Definition of Peat moss
1. Noun. Any of various pale or ashy mosses of the genus Sphagnum whose decomposed remains form peat.
Generic synonyms: Moss
Group relationships: Genus Sphagnum
Definition of Peat moss
1. Noun. A common name of sphagnum. ¹
¹ Source: wiktionary.com
Medical Definition of Peat moss
1. A highly absorbent moss used as a substitute for absorbent cotton or gauze in surgical dressing and sanitary napkins. Synonym: muskeag moss, peat moss. (05 Mar 2000)
Peat Moss Pictures
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Lexicographical Neighbors of Peat Moss
Literary usage of Peat moss
Below you will find example usage of this term as found in modern and/or classical literature:
1. Report of the Annual Meeting (1908)
"The peat moss Deposits in the Cross Fell, Caithness, and Isle of Man Districts.—Report of the Committee, ..."
2. Mosses with Hand-lens and Microscope: A Non-technical Hand-book of the More by Abel Joel Grout (1903)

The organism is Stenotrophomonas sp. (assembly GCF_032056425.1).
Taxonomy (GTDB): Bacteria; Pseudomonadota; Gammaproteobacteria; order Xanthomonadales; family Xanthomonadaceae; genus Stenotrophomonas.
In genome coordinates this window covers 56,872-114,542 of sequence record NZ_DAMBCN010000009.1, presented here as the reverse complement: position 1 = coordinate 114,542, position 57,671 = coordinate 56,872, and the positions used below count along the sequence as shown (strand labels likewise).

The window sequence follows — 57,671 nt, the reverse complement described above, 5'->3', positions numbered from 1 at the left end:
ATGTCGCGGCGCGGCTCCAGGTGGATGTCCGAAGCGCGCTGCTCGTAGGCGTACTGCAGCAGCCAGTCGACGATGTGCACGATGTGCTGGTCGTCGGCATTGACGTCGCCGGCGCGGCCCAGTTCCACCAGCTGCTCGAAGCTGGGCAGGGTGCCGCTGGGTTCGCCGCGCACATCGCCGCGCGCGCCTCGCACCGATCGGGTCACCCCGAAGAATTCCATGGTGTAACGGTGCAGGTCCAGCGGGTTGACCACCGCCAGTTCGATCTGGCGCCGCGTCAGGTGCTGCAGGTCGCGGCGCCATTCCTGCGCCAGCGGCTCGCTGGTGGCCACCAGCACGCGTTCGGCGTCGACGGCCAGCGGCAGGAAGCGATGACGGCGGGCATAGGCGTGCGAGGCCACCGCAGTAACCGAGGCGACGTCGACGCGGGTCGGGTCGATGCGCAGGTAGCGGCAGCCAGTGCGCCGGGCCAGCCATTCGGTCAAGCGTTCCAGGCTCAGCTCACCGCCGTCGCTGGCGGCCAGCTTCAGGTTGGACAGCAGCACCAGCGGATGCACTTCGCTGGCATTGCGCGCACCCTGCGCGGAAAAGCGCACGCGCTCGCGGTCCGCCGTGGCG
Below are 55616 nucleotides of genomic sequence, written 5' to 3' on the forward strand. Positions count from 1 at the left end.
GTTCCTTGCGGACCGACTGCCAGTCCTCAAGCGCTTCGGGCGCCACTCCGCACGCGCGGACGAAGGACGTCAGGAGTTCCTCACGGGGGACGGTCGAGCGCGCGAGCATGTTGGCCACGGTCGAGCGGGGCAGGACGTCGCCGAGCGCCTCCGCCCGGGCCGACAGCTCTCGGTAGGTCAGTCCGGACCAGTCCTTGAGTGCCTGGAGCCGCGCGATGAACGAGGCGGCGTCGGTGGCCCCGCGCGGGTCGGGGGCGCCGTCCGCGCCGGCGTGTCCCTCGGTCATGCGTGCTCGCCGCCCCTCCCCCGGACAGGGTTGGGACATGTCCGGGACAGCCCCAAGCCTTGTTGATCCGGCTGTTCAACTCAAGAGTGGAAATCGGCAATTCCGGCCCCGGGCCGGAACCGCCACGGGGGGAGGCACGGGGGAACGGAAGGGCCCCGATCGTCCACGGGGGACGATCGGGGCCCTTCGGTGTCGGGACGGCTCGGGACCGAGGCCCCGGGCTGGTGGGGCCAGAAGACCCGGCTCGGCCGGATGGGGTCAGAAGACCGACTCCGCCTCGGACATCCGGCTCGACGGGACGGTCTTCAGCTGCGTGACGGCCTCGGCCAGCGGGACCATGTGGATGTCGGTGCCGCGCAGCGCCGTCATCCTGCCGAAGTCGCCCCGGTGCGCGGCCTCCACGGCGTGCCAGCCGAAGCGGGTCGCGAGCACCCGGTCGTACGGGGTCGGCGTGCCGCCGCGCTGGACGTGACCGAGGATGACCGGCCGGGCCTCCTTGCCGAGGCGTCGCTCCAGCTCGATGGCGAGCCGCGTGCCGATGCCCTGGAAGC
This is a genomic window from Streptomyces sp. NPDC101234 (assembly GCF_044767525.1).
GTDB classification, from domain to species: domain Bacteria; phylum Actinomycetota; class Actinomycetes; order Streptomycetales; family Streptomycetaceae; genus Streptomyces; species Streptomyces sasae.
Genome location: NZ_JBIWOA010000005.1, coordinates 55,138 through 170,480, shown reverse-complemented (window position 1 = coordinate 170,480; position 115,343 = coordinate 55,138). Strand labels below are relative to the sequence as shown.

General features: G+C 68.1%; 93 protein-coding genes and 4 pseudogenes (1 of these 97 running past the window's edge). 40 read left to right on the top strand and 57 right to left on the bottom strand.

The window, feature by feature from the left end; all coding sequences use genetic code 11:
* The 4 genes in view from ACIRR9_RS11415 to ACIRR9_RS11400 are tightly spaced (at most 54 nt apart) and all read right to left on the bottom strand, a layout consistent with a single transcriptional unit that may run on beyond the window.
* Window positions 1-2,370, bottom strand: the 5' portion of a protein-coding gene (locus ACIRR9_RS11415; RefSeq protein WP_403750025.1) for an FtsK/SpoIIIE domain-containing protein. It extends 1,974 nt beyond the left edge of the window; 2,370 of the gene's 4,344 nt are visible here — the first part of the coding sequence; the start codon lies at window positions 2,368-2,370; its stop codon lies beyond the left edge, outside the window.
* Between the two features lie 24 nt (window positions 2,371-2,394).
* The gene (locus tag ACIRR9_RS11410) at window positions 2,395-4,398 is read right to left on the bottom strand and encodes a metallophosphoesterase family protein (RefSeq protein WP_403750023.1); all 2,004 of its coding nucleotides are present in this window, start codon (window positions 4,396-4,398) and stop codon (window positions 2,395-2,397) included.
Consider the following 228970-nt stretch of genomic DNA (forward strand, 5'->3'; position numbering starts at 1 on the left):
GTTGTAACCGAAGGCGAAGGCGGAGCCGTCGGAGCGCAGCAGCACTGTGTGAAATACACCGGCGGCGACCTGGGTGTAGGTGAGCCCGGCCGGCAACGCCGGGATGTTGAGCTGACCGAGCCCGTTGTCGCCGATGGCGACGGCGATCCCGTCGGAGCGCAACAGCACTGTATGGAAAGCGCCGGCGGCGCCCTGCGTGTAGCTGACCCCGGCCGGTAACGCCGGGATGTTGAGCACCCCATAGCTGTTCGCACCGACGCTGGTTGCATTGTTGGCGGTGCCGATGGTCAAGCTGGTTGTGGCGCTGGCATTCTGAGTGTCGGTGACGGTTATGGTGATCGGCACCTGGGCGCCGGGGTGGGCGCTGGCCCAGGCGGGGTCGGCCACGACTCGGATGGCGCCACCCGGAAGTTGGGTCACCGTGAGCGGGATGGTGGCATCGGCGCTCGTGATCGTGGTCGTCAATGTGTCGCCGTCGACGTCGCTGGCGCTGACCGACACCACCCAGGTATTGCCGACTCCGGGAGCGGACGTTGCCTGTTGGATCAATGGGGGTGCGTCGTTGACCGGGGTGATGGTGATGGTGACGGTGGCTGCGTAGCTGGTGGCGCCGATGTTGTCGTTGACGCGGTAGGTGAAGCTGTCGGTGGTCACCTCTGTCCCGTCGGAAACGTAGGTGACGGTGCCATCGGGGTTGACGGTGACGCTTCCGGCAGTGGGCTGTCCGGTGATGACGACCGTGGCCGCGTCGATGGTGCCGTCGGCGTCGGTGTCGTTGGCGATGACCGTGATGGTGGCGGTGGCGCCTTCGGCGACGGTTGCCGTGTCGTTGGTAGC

"... distinguished by the spreading tips of the leaves, as is indicated in Figs, a, a'. The branches are much stouter than in the Acute-leaved peat moss. ..."
3. Chambers's Information for the People by William Chambers, Robert Chambers (1842)
"It is certain that acids of considerable strength exist in some mosses ; and it is mentioned by Lord Meadowbank, that in preparing peat-moss for manure, ..."
4. Proceedings of the International Conference on Plant Hardiness and by Daniel Hall (1912)
"peat moss is also remarkable for its power of absorbing ammonia even from the atmosphere, so that a stable littered with peat moss will remain sweet for a ..."
5. Journal by Chartered Insurance Institute (1908)
"PEAT Moss LITTER. The top layer of a bog is composed largely of moss known to botanists as Sphagnum, and it is of that moss, or Sphagnum, that the useful ..."
6. Agriculture in Some of Its Relations with Chemistry by Frank Humphreys Storer (1897)
"In recent years, large quantities of this brown peat-moss fibre have been ... It is urged, among other merits of the peat-moss, that horses will not eat any ..."
7. Minnesota Plant Life by Conway MacMillan (1899)
"Cotton-grasses growing in a bed of peat-moss. Near Grand Rapids. After photograph by Mr. Warren Pendergast. not at all common among grasses. ..."